Conversely, certain trance melodies are very close to secular repertories, particularly lullabies and Nazenk, or are simply borrowings, superficially adapted. Music for celebration can lead to a certain excitation and in return, trance music and ritual can animate a celebration. The bride and groom are pampered like a patient undergoing spirit exorcism, and the celebration ends with a good meal. Despite these affinities, however, the two repertories are quite distinct and never mixed together in a ritual.
Traditional Brahvi Jani Dastan Bandan
Trance rituals reserve a central place for music, and integrate elements of shamanism with the traditions of popular Sufism. When someone becomes ill and cannot be healed by doctors, the person is taken to a Khalife (Shaman), and melodies are played which cause the khalife to enter into trance, and manages to treats the sick person, who often himself enters into trance, and manages to appease the evil spirit.Guati-Damali music can also be simply for pleasure, between friends, and without ritual
Brahvi Chap [Folk Dance of Balochistan]
Kand maye jani kand Balochi song by Khadim Hussain Bugti
Its melodies reflect a simple structure, but abundantly and skillfully ornamented, inspired by Sufi litanies (Zhikr) and the invocations of saints. One type of ritual reveals African stylistic influences: the spirits are of African origin, and certain of the melodies were composed by Balochi musicians of African origin.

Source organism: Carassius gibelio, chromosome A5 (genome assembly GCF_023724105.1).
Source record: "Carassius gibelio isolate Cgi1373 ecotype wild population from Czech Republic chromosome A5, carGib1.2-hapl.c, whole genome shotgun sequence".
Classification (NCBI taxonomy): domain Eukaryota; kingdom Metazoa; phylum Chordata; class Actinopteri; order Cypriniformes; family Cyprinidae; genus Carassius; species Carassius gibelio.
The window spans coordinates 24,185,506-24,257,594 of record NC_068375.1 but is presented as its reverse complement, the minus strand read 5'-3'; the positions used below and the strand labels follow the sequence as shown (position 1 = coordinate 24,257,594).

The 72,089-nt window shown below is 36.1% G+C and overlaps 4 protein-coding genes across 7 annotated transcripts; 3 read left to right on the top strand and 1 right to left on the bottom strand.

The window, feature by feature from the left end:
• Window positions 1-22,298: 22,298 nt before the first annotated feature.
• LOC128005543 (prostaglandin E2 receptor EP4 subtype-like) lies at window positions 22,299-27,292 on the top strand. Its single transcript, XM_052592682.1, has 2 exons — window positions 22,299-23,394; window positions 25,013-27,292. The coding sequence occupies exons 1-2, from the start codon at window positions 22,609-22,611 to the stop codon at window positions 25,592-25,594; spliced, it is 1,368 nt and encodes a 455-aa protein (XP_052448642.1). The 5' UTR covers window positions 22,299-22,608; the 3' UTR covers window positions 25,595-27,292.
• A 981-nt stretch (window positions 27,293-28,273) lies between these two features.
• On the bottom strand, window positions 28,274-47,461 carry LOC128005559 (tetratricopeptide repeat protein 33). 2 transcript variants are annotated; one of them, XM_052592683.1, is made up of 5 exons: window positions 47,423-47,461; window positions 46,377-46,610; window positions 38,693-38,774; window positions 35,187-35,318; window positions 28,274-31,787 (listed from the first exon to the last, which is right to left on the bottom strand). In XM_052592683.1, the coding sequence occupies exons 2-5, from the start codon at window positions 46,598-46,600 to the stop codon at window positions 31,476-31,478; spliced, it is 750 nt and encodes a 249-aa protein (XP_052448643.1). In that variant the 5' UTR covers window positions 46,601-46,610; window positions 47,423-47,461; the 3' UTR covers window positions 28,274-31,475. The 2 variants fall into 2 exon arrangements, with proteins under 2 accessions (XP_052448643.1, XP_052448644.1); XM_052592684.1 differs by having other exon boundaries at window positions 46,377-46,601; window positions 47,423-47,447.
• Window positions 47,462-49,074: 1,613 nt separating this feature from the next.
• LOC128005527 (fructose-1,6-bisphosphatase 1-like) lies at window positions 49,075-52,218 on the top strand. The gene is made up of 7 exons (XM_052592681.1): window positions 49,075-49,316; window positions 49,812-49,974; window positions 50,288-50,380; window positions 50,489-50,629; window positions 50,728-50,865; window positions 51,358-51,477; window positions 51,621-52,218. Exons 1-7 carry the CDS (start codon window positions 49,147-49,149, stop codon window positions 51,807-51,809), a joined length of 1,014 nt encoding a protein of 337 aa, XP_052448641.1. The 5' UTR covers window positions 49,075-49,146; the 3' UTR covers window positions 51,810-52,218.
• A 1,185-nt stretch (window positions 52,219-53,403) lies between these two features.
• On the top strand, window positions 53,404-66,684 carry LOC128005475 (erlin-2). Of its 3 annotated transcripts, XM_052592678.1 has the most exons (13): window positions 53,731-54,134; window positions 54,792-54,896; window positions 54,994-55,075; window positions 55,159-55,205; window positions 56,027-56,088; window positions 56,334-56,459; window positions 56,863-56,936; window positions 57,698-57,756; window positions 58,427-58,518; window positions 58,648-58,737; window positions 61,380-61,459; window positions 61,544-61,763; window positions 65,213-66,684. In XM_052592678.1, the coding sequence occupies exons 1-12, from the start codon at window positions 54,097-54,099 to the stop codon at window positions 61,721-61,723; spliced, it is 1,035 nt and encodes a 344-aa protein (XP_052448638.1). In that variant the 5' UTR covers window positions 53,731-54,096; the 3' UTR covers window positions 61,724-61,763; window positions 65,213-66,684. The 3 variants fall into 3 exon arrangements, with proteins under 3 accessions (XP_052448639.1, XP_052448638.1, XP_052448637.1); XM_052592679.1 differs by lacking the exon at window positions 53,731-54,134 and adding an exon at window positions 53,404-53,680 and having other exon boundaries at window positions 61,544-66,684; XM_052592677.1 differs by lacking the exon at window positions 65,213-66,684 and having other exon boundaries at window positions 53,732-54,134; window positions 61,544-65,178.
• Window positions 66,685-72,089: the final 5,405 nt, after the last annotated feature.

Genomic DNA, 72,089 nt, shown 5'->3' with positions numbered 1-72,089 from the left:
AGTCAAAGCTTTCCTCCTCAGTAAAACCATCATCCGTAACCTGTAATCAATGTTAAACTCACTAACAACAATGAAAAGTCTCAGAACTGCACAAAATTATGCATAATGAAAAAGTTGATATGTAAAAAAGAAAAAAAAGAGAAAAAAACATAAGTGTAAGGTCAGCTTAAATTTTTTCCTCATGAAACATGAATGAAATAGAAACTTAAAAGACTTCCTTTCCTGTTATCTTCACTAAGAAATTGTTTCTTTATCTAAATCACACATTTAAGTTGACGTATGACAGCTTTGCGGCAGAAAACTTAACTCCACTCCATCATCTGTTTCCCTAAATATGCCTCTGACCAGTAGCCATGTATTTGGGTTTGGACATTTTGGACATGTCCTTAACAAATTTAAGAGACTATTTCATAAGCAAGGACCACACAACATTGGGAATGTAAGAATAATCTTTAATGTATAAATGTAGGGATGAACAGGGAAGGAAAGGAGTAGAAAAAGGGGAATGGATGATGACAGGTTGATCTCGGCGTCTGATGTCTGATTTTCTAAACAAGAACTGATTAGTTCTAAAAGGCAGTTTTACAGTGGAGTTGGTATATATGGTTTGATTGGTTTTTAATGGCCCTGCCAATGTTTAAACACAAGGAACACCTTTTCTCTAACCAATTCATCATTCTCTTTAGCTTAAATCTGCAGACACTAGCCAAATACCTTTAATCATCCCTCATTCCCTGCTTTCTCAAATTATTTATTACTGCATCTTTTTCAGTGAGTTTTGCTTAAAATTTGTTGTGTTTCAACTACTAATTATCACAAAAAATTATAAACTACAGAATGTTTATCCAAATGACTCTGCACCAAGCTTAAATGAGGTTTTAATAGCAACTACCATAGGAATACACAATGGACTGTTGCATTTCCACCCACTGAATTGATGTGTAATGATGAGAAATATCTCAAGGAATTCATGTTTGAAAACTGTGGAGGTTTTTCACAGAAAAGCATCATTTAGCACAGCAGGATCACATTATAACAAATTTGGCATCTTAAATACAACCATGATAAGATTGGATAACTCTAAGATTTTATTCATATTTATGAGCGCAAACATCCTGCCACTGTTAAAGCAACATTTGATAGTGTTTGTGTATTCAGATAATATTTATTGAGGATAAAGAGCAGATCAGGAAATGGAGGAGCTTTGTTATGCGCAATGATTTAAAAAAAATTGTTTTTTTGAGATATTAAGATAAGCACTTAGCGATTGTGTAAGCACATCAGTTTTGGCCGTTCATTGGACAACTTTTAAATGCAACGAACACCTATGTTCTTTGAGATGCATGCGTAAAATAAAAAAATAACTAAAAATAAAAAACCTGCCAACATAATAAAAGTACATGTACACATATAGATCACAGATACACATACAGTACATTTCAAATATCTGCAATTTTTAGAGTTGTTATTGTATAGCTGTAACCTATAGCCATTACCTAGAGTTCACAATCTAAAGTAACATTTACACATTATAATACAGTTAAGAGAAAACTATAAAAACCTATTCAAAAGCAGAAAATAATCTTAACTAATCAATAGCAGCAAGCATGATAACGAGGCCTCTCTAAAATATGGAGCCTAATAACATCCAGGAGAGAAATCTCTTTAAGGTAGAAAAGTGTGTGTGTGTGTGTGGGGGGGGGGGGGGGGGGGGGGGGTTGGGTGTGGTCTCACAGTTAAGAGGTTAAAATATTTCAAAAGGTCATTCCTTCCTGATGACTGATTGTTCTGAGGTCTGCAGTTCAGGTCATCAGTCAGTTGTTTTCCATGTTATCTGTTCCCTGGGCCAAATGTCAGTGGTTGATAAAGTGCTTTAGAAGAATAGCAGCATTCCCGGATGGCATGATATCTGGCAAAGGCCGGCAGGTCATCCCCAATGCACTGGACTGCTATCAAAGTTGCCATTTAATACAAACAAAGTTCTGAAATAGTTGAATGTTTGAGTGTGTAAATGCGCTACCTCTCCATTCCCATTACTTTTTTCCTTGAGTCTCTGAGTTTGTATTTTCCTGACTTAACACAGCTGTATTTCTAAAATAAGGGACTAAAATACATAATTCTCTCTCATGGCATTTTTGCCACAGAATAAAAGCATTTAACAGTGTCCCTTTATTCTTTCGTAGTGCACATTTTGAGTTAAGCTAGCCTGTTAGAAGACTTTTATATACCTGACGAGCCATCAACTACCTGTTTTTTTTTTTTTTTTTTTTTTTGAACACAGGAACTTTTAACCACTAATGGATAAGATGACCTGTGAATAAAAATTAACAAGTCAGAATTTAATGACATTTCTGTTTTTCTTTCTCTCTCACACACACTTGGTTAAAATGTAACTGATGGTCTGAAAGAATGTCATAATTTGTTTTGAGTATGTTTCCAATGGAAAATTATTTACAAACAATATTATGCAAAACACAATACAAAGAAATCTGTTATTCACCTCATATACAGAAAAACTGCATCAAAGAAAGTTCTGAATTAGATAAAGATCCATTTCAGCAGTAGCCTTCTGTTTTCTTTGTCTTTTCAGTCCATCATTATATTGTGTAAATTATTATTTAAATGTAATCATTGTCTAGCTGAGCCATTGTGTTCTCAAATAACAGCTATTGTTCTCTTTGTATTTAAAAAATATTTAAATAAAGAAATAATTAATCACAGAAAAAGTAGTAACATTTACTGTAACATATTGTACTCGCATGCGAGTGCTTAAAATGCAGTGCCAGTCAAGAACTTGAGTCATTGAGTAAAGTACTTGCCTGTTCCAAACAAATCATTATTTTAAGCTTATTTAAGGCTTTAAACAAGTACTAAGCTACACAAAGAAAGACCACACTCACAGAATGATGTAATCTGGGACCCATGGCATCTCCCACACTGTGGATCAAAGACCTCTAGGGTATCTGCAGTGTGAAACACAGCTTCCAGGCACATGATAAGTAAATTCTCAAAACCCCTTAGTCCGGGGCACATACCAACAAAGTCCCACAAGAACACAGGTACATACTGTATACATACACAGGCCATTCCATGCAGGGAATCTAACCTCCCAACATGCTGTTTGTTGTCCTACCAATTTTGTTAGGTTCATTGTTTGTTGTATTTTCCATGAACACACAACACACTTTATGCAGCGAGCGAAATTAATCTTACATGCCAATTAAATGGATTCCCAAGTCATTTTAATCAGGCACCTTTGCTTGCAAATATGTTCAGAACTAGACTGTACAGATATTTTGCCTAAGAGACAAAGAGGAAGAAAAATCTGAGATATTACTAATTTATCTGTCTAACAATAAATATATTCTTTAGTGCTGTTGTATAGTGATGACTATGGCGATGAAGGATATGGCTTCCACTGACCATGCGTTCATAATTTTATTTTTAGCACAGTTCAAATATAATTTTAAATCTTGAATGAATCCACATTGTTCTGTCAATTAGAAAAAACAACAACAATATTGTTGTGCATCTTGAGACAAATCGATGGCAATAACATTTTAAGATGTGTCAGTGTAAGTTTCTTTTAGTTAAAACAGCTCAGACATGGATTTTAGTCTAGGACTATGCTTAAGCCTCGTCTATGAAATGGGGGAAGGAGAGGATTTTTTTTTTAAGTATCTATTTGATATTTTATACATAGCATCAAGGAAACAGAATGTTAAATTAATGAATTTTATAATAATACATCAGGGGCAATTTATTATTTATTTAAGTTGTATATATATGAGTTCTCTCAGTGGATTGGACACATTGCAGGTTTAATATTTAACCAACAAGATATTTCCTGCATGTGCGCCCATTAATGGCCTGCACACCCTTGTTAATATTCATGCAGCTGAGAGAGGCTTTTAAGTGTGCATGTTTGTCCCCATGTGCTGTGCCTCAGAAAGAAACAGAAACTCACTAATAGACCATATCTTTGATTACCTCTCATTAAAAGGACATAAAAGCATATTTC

Balochi Classic Biya Biya Dilbar by Mureed Buledi
Classic Balochi Love Song by Mureed Buledi
Musical Instruments and Rhythm
Preferred instrument of professional Balochi musicians is the Sorud, or fiddle. It is cut from a block of wood (Parpuk, sometimes Mulberry) in a complex shape which suggests a skull and whose soundboard consists of the skin of a gazelle or goat. It is strung with four strings played with a small bow whose sound is amplified by 6 or 8 sympathetic strings. All metered vocal and instrumental performance is accompanied by a rhythmic drone on the large lute called Tamburag, which has two strings, one of which is doubled. Its playing seems simple, but it contains many rhythmic subtleties.
Balochi Song Wash Mallay by Aziz Baloch
The Benju or Benjo is a dulcimer fitted with a keyboard. It was originally a mere musical toy, but after important improvements made by Balochi craftsmen, it has become a regular part of the Balochi instrumentalism. The Balochi Benju is an imposing instrument----three or so feet in length, with a loud and brilliant sound, and a range of more than two octaves. It can reproduce any traditional style, and these days is found in Sindhi music as well.
The Doholak is a Tambur of Indian origin made from a tree trunk and shaped like a barrel about, 2-3 feet long, the two sides are decorated with skins linked together bystrings whose length can be adjusted, permitting the player to adjust the tension REFERENCE: Maqam; Musical Magazine (Quarterly) Summer & Autumn 1999 By: Ashraf Sarbazi Pages: 126 - 129 August 14, 2009 11:16 PM EDT http://www.balochmedia.org/content-67.html A CULTURAL ANTHROPOLOGY OF BALUCHIS August 12, 2009 07:49 PM EDThttp://www.balochmedia.org/content-53.html Knowing the facts about Balochi music, instruments, styles and masters http://balochistanmusic.blogsky.com/?PostID=17